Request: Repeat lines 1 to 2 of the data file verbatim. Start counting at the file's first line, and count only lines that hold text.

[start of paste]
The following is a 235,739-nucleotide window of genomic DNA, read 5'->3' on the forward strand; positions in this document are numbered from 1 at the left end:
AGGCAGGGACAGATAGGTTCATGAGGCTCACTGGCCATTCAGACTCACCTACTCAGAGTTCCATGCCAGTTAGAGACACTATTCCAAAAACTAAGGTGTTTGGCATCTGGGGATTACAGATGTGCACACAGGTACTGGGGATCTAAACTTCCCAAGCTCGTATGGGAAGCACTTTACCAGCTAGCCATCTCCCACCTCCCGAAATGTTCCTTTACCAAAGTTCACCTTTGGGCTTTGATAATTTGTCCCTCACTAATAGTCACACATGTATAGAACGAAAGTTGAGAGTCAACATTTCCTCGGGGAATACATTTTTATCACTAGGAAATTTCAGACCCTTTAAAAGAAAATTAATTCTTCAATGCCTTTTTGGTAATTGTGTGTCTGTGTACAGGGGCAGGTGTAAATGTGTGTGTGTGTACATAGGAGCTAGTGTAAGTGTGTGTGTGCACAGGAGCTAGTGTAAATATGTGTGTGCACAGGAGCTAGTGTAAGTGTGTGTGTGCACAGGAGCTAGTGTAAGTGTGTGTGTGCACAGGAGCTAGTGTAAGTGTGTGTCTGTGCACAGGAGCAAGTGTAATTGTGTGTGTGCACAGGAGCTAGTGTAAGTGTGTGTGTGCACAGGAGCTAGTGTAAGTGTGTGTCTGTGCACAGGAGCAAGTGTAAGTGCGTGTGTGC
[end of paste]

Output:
The following is a 235,739-nucleotide window of genomic DNA, read 5'->3' on the forward strand; positions in this document are numbered from 1 at the left end:
AGGCAGGGACAGATAGGTTCATGAGGCTCACTGGCCATTCAGACTCACCTACTCAGAGTTCCATGCCAGTTAGAGACACTATTCCAAAAACTAAGGTGTTTGGCATCTGGGGATTACAGATGTGCACACAGGTACTGGGGATCTAAACTTCCCAAGCTCGTATGGGAAGCACTTTACCAGCTAGCCATCTCCCACCTCCCGAAATGTTCCTTTACCAAAGTTCACCTTTGGGCTTTGATAATTTGTCCCTCACTAATAGTCACACATGTATAGAACGAAAGTTGAGAGTCAACATTTCCTCGGGGAATACATTTTTATCACTAGGAAATTTCAGACCCTTTAAAAGAAAATTAATTCTTCAATGCCTTTTTGGTAATTGTGTGTCTGTGTACAGGGGCAGGTGTAAATGTGTGTGTGTGTACATAGGAGCTAGTGTAAGTGTGTGTGTGCACAGGAGCTAGTGTAAATATGTGTGTGCACAGGAGCTAGTGTAAGTGTGTGTGTGCACAGGAGCTAGTGTAAGTGTGTGTGTGCACAGGAGCTAGTGTAAGTGTGTGTCTGTGCACAGGAGCAAGTGTAATTGTGTGTGTGCACAGGAGCTAGTGTAAGTGTGTGTGTGCACAGGAGCTAGTGTAAGTGTGTGTCTGTGCACAGGAGCAAGTGTAAGTGCGTGTGTGC